An Overview Of Pool Chemicals
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What is it?! Making Sense of Pool Chemicals
Every pool owner needs to know how the chemicals in their home pools work. Whether you plan to take care of the pool yourself or hire an outside service to come in and handle your pool chemicals, it's always good to know your stuff so, at the very least, you'll understand what your pool technician is trying to tell you about your pool's pH levels and chlorine content.
While it requires much more invested time and a degree of confidence in your knowledge to handle your own pool chemicals, the money you save may make it more than worth the hassle.
Overview Of Pool Chemicals
Total pool maintenance involves a few major parts. These include chemical treatments, water balance, good maintenance (cleaning the water and vacuuming the pool floor), and proper filtration and circulation. Chemical treatments will be the main focus of this article. Chemical treatment is the first and most important part of pool maintenance, as without it, you can vacuum and heat the pool all you want, you’ll be swimming in bugs and algae without a doubt.
Types Of Chemicals
You'll need to add a few different kinds of chemicals to your pool. The first and most common is the disinfectant--most pools use chlorine for this. This will kill of unwanted or harmful organisms in the water without damaging you or your pets when you get in the water. Beware, however, as extended exposure to chlorinated water may lead to blonde/green hair and wrinkly fingers.
Once you've got your pool properly disinfected with chlorine or a similar substance (check out salt pools for a more health-conscious option than straight chlorine), you'll want to examine your pool's pH. This keeps your pool in a proper pH range, preventing algae buildup or the flourishing of other unwanted organisms or toxins.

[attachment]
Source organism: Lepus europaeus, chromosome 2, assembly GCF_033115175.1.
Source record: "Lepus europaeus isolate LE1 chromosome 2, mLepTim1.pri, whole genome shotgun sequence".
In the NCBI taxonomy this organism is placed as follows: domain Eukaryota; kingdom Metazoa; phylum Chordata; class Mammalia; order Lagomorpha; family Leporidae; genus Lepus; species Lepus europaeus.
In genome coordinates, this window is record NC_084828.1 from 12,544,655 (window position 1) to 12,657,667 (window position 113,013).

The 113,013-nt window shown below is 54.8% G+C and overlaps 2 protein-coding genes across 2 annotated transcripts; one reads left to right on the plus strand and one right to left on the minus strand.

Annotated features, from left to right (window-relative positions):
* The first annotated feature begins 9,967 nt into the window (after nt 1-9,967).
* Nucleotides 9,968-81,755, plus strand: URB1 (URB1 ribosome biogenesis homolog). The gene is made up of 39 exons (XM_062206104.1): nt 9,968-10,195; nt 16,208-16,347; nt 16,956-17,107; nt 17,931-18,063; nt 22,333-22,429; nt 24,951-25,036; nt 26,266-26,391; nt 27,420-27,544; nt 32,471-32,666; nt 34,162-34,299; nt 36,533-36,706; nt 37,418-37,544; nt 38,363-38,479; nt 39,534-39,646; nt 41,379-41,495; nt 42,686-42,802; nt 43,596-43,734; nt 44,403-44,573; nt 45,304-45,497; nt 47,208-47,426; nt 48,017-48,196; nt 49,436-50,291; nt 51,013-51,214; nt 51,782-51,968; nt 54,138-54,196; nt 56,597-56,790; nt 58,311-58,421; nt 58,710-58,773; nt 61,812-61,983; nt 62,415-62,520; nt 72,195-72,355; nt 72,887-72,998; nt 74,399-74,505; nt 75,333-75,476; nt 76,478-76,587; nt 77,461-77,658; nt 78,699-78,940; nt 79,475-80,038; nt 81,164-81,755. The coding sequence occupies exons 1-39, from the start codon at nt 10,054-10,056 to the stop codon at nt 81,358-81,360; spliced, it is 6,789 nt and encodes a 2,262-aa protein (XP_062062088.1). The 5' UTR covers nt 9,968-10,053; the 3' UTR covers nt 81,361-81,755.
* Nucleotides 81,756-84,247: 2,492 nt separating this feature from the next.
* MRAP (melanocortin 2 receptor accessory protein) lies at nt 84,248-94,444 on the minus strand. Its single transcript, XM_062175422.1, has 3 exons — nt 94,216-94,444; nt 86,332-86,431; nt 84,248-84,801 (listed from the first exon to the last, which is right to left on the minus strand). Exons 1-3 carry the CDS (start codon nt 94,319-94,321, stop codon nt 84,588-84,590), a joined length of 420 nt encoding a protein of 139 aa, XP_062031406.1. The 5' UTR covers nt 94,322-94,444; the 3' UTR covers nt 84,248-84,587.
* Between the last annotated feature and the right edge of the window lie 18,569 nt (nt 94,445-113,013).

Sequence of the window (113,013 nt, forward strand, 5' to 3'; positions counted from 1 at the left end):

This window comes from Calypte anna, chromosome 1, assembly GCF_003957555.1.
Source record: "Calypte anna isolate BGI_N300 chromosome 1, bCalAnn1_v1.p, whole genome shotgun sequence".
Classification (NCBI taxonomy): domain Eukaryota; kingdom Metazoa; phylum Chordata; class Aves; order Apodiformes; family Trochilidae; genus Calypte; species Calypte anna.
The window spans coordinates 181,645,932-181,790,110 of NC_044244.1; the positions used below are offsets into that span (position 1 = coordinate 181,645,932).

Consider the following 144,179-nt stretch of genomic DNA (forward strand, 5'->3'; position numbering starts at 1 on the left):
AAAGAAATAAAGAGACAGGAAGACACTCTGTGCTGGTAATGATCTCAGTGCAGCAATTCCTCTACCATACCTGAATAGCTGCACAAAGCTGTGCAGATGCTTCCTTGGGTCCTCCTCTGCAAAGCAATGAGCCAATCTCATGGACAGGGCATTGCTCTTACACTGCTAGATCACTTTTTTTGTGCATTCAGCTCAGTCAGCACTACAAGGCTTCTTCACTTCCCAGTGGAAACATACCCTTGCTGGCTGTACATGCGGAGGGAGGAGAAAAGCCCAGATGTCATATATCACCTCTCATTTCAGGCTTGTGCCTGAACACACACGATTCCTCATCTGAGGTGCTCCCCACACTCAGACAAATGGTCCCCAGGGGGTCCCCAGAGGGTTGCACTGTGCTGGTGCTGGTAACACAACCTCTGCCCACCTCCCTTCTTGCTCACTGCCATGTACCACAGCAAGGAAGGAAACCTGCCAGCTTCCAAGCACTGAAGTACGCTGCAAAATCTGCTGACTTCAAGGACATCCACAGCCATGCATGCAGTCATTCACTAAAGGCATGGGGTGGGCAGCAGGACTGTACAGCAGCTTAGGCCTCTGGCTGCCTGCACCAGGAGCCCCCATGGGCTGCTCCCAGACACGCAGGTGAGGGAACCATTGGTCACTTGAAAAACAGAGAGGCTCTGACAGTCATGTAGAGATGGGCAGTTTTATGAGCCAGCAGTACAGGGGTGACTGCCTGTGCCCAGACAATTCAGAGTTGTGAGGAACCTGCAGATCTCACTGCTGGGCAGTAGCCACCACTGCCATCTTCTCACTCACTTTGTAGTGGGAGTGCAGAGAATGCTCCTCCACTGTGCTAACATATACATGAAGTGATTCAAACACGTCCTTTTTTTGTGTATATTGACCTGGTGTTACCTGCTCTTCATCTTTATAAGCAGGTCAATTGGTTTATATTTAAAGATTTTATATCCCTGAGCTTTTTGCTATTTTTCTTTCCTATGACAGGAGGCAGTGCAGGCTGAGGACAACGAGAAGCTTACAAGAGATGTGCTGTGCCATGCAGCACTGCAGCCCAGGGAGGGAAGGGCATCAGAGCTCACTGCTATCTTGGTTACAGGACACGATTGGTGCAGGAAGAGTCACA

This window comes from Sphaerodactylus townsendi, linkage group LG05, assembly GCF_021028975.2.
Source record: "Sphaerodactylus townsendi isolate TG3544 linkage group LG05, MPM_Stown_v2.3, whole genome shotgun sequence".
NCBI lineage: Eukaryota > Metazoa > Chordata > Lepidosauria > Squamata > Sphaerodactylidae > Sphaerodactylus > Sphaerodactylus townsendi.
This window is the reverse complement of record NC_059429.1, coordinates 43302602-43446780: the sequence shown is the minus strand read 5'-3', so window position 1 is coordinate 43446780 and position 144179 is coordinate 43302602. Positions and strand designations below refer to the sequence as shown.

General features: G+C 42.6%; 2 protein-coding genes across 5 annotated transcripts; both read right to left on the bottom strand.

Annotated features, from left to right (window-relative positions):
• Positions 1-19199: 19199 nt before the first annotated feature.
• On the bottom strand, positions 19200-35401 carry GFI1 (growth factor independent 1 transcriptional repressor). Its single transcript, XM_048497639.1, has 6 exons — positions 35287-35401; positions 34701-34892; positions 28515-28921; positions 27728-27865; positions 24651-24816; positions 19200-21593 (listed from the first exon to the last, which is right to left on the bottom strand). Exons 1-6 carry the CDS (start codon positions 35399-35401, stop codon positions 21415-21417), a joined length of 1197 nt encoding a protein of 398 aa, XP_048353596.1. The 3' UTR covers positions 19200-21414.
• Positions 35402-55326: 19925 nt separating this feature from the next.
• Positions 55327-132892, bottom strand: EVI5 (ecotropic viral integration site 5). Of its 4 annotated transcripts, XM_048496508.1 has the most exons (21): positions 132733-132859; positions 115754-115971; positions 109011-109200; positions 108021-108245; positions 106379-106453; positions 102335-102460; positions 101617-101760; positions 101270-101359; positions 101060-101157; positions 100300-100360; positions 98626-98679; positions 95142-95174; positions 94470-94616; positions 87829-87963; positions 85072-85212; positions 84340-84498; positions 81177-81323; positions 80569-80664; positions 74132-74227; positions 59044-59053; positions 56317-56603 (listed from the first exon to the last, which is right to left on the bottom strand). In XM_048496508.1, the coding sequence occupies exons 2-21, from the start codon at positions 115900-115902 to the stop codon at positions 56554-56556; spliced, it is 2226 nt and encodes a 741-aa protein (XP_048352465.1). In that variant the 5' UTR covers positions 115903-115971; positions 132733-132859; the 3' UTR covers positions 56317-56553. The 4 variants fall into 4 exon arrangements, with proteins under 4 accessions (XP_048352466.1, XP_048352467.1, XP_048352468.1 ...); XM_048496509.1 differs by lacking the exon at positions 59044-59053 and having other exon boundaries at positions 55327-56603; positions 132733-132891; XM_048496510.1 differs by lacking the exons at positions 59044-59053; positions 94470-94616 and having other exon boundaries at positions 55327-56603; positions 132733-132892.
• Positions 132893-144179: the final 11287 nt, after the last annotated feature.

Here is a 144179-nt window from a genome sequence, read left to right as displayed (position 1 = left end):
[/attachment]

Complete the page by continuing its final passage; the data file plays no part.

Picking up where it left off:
Algaecide is aptly named, since its primary use is to deal with those pesky algae colonies that tend to crop up in your filtration system and seem to defy chlorine and pH levels to kill them.
FIlter aids are an optional pool chemical, but if you find yourself suffering from filtration problems, or an exceptionally dirty pool, you may want to look into filter aids. These can help break down debris in the water and will help your filter run smoothly and keep from breaking for much longer, keeping maintenance costs down.
pH is the acidity or alkalinity of your water. It is the most important variable to control in order to ensure your pool is usable and clean. If your pH level is off, none of your other chemicals will react with your water properly, and all that algaecide and frogicide and neighbor's-uninvited-kids-repellant will be for nothing.The ideal pool should maintain a pH around 7.5, or approximately neutral. Test your pH level regularly to make sure that all your other pool maintenance is taking the desired effect. If you find your pH is off, there's a few steps you can take to fix it:
If your pH is low, or acidic, your vinyl sidings and bottoms will decay faster, and any metal plumbing will slowly corrode as well. A high pH leads to murky, gross water than can feel almost slimy and cause sliding in pool equipment. Always make sure that your pool pump is running when you add a pH adjuster. Follow the instructions carefully, as improperly applied chemicals can do just as much if not more harm to your pool than the elements ever could.
Caring for your own pool shouldn't be difficult, once you understand basically what each chemical is. The specifics of how to apply many of these chemicals is as simple as pouring them into the water in your pump, but make sure you do this properly.